Even though it was hard, it was surprisingly comfortable.The marble was pleasantly warm and seemed almost soft to the touch. I laid down and filled my lungs with the warm moist air. It was amazing. My entire body was wet from the humidity and I almost dozed off. Other men arrived and were situated around the raised area. Just a bunch of dudes with tiny towels laying together on a marble slab.
My attendant, a muscular, hirsute man with a thick Turkish accent, put a small pillow under my head and began to knead my belly. His strong hands moved from my abdomen, to my chest, then each limb in turn, finishing with my head and face. He had me turn over and did the same for the back.
I have had many massages before, but nothing quite so, well, intimate. It was appropriate, mind you, but he did it with such a familiarity that it caught me a bit off-guard. Massages in United States, though certainly intimate (after all, one is essentially naked with a stranger), also have a somewhat clinical feel at times. Being such a legalistic, fear-based culture, I’m sure this “professionalism” is mostly a way to minimize liability. Not so in Turkey, apparently. Masseurs jump right in like they’ve known you for years.
After some time on the slab, he walked me over and sat me by one of the sinks. He dipped a bowl into the sink and doused me with cool water. It felt great. He then scrubbed me with a rough mitt, dousing me periodically, then washing me with lovely, lemon-scented, sudsy soap. Every time he rinsed me, he would sigh something like, “Ahhhh, yesssss. That’s good.” Part of me wanted to find that creepy, but really, he was just trying to help me relax with what little English he knew.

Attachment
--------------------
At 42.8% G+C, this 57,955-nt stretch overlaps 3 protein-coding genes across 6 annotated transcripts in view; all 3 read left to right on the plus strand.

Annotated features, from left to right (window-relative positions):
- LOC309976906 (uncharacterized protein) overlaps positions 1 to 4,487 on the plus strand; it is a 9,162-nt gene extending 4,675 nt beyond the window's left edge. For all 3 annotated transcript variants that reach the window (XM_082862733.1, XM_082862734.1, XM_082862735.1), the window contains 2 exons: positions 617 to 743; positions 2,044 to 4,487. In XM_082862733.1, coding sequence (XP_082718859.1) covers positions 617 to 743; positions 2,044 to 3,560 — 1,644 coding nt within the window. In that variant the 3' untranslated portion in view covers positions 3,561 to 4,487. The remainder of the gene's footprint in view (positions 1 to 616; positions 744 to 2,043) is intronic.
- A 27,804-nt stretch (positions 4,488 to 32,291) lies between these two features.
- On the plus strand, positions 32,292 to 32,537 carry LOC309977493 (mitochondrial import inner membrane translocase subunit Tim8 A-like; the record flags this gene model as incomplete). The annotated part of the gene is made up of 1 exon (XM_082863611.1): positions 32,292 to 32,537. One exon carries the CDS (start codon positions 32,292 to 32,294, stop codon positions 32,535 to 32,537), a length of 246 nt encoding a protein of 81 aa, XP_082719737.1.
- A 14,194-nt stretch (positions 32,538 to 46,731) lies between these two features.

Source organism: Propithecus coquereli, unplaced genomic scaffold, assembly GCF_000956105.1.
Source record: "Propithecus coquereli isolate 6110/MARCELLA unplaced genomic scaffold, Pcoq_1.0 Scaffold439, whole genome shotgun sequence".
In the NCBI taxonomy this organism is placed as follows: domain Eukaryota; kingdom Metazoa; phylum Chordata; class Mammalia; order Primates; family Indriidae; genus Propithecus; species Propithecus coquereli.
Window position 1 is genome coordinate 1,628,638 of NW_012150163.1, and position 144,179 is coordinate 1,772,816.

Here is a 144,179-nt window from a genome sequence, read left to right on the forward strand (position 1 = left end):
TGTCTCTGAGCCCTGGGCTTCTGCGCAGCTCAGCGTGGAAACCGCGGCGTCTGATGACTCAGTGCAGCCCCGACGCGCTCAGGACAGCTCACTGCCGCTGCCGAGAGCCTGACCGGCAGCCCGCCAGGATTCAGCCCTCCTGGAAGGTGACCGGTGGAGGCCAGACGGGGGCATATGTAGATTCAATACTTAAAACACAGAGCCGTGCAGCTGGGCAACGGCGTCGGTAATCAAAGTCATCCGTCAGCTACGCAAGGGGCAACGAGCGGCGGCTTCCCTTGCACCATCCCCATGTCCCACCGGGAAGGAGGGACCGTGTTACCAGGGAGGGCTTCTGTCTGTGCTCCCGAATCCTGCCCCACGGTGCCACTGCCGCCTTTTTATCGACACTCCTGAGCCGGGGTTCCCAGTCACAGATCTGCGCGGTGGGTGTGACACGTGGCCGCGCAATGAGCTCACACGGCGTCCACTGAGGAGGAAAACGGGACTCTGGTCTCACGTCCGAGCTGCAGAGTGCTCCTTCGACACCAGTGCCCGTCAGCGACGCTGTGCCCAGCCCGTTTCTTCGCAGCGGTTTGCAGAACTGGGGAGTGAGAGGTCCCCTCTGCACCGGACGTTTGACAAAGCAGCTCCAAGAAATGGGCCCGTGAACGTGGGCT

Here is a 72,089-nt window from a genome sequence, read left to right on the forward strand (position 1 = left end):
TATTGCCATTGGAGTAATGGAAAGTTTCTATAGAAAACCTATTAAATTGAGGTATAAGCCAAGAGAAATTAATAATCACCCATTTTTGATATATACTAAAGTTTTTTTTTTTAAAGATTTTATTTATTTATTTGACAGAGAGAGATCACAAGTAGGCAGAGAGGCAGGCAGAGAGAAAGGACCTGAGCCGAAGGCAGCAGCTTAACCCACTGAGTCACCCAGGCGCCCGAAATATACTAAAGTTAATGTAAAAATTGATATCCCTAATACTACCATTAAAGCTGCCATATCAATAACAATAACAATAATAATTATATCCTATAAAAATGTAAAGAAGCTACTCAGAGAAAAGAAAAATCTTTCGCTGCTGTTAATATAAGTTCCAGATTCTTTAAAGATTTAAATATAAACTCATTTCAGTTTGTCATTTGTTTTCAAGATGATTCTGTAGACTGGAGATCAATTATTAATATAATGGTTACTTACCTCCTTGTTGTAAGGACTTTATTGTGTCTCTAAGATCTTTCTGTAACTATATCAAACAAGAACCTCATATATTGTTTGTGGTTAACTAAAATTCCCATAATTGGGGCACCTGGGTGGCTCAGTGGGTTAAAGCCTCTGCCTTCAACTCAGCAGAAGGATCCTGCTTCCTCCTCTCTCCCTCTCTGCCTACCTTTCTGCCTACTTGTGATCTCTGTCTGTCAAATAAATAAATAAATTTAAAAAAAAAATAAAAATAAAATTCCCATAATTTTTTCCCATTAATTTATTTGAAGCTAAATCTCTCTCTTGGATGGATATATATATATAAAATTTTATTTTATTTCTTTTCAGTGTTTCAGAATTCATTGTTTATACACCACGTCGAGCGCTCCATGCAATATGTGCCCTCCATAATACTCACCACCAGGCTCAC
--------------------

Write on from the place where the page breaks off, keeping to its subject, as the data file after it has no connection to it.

My towel was soaked. So, when he laid me back down, this time near the sink, he asked me to lift myself off the floor slightly. He gently took off my towel and lay it over my groin. He rubbed me down some more, this time more intentionally focusing on tight muscles, then turned me over and did the same for the back. On each side, he continued to soap and rub, then when he finished he poured cold water over me. I was surprised, but relieved. the extreme temperature chance was refreshing.
After he finished, he took me to an area with two sinks, one cold and one hot. This was for me to alternate on my own, as I pleased. I stayed there for about 10 minutes. At the exit, he was waiting with a fresh waist towel. He put out his hand for the wet one, which I handed him, then he wrapped a dry one around me and put fluffier ones around my shoulders and head. We walked to my dressing room and he bid me farewell.
Overall, I found the experience to be wonderful. I was forced to face my assumptions about masculinity and intimacy in a way I had not before. At no point was the service inappropriate, rather I found the familiarity to be soothing. I will certainly do this again.